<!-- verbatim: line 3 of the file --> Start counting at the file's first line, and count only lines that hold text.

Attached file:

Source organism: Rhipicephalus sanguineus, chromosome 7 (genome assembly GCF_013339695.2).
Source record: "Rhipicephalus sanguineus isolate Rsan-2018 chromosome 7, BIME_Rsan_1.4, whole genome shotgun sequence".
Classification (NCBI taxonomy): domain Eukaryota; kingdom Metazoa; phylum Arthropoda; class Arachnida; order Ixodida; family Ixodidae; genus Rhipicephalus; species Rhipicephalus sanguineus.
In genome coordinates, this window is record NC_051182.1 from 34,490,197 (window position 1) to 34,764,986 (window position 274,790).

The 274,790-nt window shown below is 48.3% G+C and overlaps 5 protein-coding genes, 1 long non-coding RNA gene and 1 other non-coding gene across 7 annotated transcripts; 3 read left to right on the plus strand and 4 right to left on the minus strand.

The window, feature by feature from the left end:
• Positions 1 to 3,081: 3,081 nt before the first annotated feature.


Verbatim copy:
Classification (NCBI taxonomy): domain Eukaryota; kingdom Metazoa; phylum Arthropoda; class Arachnida; order Ixodida; family Ixodidae; genus Rhipicephalus; species Rhipicephalus sanguineus.